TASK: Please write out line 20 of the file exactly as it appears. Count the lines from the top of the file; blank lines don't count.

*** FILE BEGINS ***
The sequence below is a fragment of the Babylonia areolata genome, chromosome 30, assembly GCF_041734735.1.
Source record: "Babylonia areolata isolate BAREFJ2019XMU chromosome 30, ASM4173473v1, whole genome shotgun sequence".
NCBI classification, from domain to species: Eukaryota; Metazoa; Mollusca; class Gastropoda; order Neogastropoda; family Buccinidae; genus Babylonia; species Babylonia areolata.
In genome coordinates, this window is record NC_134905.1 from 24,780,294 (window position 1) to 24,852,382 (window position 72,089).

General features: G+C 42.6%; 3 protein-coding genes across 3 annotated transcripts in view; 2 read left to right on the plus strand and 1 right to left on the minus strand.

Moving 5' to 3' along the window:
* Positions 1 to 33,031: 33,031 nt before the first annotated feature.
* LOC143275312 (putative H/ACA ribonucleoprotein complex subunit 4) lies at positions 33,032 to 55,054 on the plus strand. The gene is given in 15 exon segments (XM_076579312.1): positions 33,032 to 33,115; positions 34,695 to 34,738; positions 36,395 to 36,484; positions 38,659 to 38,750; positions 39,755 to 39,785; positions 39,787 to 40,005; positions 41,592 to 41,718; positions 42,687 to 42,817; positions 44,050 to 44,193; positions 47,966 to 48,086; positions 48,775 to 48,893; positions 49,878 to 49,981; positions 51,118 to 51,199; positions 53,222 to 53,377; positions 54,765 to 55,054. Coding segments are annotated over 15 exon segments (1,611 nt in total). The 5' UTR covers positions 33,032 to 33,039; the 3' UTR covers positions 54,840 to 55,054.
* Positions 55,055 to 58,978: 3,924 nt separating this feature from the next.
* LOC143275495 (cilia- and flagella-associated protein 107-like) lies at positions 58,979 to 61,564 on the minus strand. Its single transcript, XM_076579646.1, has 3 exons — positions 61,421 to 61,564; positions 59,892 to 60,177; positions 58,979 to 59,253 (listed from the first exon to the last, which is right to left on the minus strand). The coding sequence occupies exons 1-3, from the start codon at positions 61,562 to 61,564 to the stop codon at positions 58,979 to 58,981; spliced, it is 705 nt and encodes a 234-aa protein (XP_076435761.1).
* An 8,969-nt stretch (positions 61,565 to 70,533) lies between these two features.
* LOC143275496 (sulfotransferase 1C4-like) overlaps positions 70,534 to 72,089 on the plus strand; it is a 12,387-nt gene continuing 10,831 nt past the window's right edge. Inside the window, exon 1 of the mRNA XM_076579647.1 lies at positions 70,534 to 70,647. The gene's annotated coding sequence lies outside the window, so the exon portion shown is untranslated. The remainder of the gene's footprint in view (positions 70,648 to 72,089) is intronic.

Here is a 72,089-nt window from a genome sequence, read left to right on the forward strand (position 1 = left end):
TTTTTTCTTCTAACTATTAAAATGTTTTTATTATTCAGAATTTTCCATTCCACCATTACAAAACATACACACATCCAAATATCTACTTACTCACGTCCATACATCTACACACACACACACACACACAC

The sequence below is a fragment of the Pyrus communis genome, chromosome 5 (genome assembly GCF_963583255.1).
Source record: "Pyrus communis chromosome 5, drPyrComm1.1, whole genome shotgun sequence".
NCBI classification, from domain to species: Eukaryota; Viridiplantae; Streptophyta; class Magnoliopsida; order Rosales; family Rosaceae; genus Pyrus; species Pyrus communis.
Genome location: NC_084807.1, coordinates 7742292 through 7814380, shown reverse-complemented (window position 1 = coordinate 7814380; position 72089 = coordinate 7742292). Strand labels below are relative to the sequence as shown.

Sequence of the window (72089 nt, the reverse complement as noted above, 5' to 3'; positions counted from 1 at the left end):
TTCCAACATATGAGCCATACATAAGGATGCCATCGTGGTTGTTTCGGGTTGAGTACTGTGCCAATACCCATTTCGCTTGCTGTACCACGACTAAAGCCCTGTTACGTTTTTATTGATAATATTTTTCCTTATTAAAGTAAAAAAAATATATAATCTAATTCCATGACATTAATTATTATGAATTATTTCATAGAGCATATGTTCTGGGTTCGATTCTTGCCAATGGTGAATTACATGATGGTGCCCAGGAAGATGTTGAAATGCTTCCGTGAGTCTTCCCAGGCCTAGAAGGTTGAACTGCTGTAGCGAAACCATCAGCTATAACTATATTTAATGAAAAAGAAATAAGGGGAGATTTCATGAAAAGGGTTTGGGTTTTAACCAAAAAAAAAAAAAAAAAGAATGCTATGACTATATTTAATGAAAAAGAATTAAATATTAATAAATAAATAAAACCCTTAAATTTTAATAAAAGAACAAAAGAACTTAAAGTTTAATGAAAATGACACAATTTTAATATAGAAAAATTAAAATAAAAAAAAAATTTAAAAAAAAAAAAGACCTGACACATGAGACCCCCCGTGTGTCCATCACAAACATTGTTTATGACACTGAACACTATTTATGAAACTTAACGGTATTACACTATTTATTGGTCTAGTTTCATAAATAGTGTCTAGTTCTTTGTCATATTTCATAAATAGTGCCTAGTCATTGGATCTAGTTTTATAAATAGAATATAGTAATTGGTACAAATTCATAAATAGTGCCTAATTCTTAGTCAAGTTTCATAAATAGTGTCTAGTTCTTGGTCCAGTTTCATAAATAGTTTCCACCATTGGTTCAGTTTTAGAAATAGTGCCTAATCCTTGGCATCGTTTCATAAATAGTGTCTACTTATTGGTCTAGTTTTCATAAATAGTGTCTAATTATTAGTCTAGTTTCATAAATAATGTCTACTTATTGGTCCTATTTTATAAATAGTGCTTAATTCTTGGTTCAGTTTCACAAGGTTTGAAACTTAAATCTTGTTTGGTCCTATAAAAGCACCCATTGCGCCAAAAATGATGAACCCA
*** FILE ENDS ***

TTCCAACATATGAGCCATACATAAGGATGCCATCGTGGTTGTTTCGGGTTGAGTACTGTGCCAATACCCATTTCGCTTGCTGTACCACGACTAAAGCCCTGTTACGTTTTTATTGATAATATTTTTCCTTATTAAAGTAAAAAAAATATATAATCTAATTCCATGACATTAATTATTATGAATTATTTCATAGAGCATATGTTCTGGGTTCGATTCTTGCCAATGGTGAATTACATGATGGTGCCCAGGAAGATGTTGAAATGCTTCCGTGAGTCTTCCCAGGCCTAGAAGGTTGAACTGCTGTAGCGAAACCATCAGCTATAACTATATTTAATGAAAAAGAAATAAGGGGAGATTTCATGAAAAGGGTTTGGGTTTTAACCAAAAAAAAAAAAAAAAAGAATGCTATGACTATATTTAATGAAAAAGAATTAAATATTAATAAATAAATAAAACCCTTAAATTTTAATAAAAGAACAAAAGAACTTAAAGTTTAATGAAAATGACACAATTTTAATATAGAAAAATTAAAATAAAAAAAAAATTTAAAAAAAAAAAAGACCTGACACATGAGACCCCCCGTGTGTCCATCACAAACATTGTTTATGACACTGAACACTATTTATGAAACTTAACGGTATTACACTATTTATTGGTCTAGTTTCATAAATAGTGTCTAGTTCTTTGTCATATTTCATAAATAGTGCCTAGTCATTGGATCTAGTTTTATAAATAGAATATAGTAATTGGTACAAATTCATAAATAGTGCCTAATTCTTAGTCAAGTTTCATAAATAGTGTCTAGTTCTTGGTCCAGTTTCATAAATAGTTTCCACCATTGGTTCAGTTTTAGAAATAGTGCCTAATCCTTGGCATCGTTTCATAAATAGTGTCTACTTATTGGTCTAGTTTTCATAAATAGTGTCTAATTATTAGTCTAGTTTCATAAATAATGTCTACTTATTGGTCCTATTTTATAAATAGTGCTTAATTCTTGGTTCAGTTTCACAAGGTTTGAAACTTAAATCTTGTTTGGTCCTATAAAAGCACCCATTGCGCCAAAAATGATGAACCCA